05 Dec 2023

When Computers Beat Us at Our Own Game

You’ve probably seen the Q* rumours surrounding the OpenAI-Sam-Altman debacle. We can’t comment on the accuracy of these rumours, but we can provide some insight by interpreting Q* in the context of reinforcement learning.

It's fun, inspiring and daunting to consider that we may be approaching another one of 'those moments', where the world’s breath catches and we're forced to contemplate a world where computers beat us at our own game.

Words by
Alex Carruthers

This article was originally published as one of our LinkedIn articles: When Computers Beat Us at Our Own Game | LinkedIn


You’ve probably seen the Q* rumours surrounding the OpenAI-Sam-Altman debacle. We can’t comment on the accuracy of these rumours, but we can provide some insight by interpreting Q* in the context of reinforcement learning.

What’s a Q* Value?

OpenAI has already used reinforcement learning to supercharge its language models, having used another technique, called Proximal Policy Optimisation (see PPO), for finetuning their models with Reinforcement Learning from Human-feedback (RLHF).

In reinforcement learning,

  • 1) Q-values are numbers that represent how ‘good’ it is to take a particular action in a particular state. The Q-values are estimated by reinforcement learning algorithms, iteratively improving during the learning process. In other words, the Q-Values are the algorithm’s best guess at what the perfect action would be.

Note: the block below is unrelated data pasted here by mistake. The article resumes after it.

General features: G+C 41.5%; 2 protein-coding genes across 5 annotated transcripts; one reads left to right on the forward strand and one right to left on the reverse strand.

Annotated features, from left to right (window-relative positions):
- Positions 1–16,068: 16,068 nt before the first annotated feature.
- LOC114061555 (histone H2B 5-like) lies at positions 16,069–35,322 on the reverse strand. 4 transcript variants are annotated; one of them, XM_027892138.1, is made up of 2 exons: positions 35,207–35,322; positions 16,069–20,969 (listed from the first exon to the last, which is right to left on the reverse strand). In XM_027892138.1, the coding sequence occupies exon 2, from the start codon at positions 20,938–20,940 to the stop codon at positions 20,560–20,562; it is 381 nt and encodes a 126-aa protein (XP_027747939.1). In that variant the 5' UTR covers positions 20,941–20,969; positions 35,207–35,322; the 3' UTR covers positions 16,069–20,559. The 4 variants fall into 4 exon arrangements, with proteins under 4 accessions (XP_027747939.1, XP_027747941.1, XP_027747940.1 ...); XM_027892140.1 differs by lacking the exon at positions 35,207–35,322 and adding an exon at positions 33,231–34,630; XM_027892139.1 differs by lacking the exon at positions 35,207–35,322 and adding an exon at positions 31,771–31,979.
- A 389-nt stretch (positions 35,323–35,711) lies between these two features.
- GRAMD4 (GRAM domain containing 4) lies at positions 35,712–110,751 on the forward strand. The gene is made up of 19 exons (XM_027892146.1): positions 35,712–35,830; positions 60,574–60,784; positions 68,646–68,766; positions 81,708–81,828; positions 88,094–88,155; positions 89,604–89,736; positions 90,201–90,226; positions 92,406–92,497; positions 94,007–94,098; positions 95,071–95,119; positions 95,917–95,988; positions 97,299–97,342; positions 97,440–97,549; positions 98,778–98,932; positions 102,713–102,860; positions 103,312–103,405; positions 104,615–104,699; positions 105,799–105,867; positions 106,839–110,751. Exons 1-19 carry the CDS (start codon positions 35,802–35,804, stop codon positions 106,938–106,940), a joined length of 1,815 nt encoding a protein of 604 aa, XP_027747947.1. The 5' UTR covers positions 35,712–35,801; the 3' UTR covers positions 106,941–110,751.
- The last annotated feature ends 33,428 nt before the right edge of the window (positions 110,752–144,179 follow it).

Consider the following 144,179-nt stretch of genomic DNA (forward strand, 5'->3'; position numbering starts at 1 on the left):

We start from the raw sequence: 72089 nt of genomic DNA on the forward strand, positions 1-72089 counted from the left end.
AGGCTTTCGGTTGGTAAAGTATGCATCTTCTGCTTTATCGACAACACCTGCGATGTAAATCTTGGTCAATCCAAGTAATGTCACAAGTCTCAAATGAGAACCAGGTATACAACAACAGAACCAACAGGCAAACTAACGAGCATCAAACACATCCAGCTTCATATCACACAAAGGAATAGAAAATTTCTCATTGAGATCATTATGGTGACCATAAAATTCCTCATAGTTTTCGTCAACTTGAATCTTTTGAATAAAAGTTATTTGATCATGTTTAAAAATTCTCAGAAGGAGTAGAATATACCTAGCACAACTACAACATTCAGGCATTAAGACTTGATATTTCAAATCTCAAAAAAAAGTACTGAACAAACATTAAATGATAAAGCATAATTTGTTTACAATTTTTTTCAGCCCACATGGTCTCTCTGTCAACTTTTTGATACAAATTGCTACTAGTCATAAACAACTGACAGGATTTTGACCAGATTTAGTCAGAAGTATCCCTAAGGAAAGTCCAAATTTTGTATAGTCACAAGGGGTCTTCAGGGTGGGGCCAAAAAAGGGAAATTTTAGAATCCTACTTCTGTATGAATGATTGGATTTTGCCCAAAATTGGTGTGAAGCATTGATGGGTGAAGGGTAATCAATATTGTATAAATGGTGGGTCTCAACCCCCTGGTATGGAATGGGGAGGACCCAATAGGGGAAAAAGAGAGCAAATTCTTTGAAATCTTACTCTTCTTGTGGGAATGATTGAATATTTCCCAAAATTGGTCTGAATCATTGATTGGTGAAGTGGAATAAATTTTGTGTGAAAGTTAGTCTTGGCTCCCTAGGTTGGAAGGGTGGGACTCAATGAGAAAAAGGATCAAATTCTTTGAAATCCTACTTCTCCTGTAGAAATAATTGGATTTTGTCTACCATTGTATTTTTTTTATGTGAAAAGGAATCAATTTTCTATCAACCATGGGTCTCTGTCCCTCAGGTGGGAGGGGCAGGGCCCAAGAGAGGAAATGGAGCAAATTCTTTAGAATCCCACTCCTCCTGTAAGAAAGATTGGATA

• 2) Q*-values allow you to know the optimal action because you just need to select the action with the highest q-value. Knowing the Q*-values is equivalent to perfectly solving a reinforcement learning problem, as the agent would always take the optimal action.


It isn’t clear how Q-values alone could be applied in the context of LLMs. However, the claim of ‘enhanced reasoning capabilities’ provides us with another clue!

MCTS Algorithm

Enhanced Reasoning

When faced with a task, your brain is making decisions about how to approach that task. You do it so intuitively, that it may have never occurred to you that you are making decisions about how to make decisions.

Let’s say your task was to summarise a textbook.

  1. One strategy would be to start at the beginning, taking notes as you read one paragraph at a time. Then you would use your notes to create a book summary.

  2. Another strategy might be more outward-in. First, you might read the title. Then onto the contents page, to get an overall impression of the topics covered in the book. Then you might read introductions and conclusions of all chapters to build some mental scaffolding for the entire book. Then you would finish by working through and summarising each chapter, and the book overall.